So, in the following, I’d like to talk shortly about three other grammatical structures, where the German indirect speech is of high importance.

Declarative Sentences

As a first grammatical structure where the German indirect speech can be found, we can name the declarative sentences. you easily convert this kind of sentence into German indirect speech just by adding “dass” to the introductory clause.

“Ich habe Philip gesehen.” – “Er sagt, dass er Philip gesehen habe.”

Question Sentences

So, question sentences also include the German indirect speech. Well, you can simply introduce it by using the question word.

“Er fragte: Wo is Philip?” – “Er fragte, wo Philip sei.”

Demand and Requests

Finally, we have to mention the the demands and requests where usually modal verb “sollen” is used. In case you’d like to sound more polite, just use the verb “mögen”.

“Er sagte: Philip, sei nicht so laut!” – “Er sagte, Philip solle nich so laut sein.”

Indicative or Subjunctive?

Indikativ oder Konjunktiv?

Finally, we have reached the last topic of this article about indirect speech. Well, in order to use the indirect speech, we can use the indicative or the subjunctive mood. So, whether to use one of these moods, depends on the context: Whereas the the indicative is mostly used in spoken language, German use the subjunctive mainly in written language.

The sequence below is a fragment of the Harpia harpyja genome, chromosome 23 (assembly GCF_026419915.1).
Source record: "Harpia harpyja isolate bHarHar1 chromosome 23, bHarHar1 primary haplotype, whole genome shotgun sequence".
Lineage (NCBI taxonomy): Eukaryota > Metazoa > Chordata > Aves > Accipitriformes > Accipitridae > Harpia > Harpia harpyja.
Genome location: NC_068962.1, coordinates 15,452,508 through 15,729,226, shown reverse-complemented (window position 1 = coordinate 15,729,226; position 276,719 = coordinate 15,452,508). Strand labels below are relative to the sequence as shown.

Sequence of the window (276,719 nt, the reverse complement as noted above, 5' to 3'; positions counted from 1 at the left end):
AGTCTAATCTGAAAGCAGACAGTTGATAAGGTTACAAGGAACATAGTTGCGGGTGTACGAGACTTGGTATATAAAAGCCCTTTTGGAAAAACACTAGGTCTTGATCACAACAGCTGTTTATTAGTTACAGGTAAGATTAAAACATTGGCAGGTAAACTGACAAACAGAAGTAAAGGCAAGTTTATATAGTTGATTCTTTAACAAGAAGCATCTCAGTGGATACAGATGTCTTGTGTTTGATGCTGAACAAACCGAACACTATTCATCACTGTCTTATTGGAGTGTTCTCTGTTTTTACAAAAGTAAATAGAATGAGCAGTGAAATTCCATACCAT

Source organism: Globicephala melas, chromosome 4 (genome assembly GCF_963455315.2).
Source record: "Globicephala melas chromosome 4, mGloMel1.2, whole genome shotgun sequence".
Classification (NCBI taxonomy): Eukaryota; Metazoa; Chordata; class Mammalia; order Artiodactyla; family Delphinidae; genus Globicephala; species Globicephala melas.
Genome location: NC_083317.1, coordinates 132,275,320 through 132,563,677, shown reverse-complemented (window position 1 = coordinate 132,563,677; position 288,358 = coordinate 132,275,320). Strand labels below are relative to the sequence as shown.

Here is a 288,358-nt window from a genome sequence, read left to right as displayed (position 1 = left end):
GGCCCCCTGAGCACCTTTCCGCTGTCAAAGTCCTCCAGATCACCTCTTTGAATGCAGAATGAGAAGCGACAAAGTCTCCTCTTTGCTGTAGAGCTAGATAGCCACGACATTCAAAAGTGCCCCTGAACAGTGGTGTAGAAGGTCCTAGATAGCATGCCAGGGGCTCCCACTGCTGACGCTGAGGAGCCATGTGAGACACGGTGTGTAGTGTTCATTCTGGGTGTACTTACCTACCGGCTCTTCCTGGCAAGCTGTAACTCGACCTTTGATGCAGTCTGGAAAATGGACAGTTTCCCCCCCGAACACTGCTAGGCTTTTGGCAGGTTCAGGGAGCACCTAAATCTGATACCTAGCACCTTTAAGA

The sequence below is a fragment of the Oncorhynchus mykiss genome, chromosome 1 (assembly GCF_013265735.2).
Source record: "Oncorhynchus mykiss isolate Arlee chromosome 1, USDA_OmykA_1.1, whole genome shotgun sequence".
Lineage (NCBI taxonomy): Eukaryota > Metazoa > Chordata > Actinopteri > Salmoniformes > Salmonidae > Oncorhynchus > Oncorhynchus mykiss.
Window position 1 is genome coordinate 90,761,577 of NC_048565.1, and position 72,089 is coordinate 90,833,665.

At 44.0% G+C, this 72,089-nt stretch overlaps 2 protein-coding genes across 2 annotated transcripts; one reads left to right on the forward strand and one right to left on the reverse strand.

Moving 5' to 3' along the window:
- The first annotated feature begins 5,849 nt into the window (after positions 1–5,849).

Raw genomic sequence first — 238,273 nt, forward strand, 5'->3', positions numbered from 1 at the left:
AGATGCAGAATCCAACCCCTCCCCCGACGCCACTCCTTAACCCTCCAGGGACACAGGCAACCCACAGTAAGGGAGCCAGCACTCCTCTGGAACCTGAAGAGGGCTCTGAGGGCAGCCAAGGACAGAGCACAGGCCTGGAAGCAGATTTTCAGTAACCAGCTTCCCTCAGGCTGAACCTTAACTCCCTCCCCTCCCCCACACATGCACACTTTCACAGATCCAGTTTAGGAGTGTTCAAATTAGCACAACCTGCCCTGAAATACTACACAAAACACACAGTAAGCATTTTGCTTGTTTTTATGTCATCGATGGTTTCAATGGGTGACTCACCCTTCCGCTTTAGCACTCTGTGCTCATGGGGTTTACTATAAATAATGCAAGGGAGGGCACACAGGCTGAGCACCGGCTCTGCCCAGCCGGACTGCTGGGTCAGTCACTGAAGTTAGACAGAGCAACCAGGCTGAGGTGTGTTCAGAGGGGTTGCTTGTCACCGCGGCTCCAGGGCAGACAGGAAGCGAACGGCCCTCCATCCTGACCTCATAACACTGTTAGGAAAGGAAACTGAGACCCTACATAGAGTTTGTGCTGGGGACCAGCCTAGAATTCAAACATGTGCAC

• So, if we use the indicative, we can assume that we believe and/or agree with the original speaker.
    “Philip sagt, dass er dick ist.” – “Philip sagt, er ist dick.”
  • If we use the subjunctive, it’s clear that we are simply repeating what the original speaker said (whether we believe him/her or not). In this way, the subjunctive is a neutral form. So, that’s why indirect speech in radio reports and newspaper articles is always presented in the subjunctive.
    “Philip sagt, dass er dick  sei.” –  “Walter sagt, er sei dick.”

The Usage of Tenses in German Indirect Speech

Die Verwendung der Zeiten in der indirekten Rede im Deutschen

Now, we come to an essential topic in this article about the German indirect speech. Here, I’d like to give you a short overview about the correct usage of the different tenses in the indirect speech. Well, you will see that we actually use the subjunctive 1 forms, unless these form are identical to the indicative.

Direct SpeechIndirect Speech
Present“Ich spreche.”Er sagt, er spreche.
Present Perfect“Ich habe gesprochen.”Er sagt, er habe gesporchen.
Simple Past“Ich sprach.”Er sagt, er sprach.
Past Perfect“Ich hatte gesprochen.”Er sagt, er hatte gesagt.
Future 1“Ich werde sprechen.”Er sagt, er werde sorechen.
Future 2“Ich werde gesprochen haben.”Er sagt, er werde gesprochen haben.

Please, try to keep this table in mind as a useful guide for the correct usage of tenses in German indirect speech.

Exercises

Übungen

Finally we have reached the last part of this article where you can proof the German skills you have just learned. In the following you will see some phrases that you should complete with the correct terms. Once you have filled all the gaps, just click on the “correct” button and  you can see your errors and the correct results. Good luck and .. auf Wiedersehen!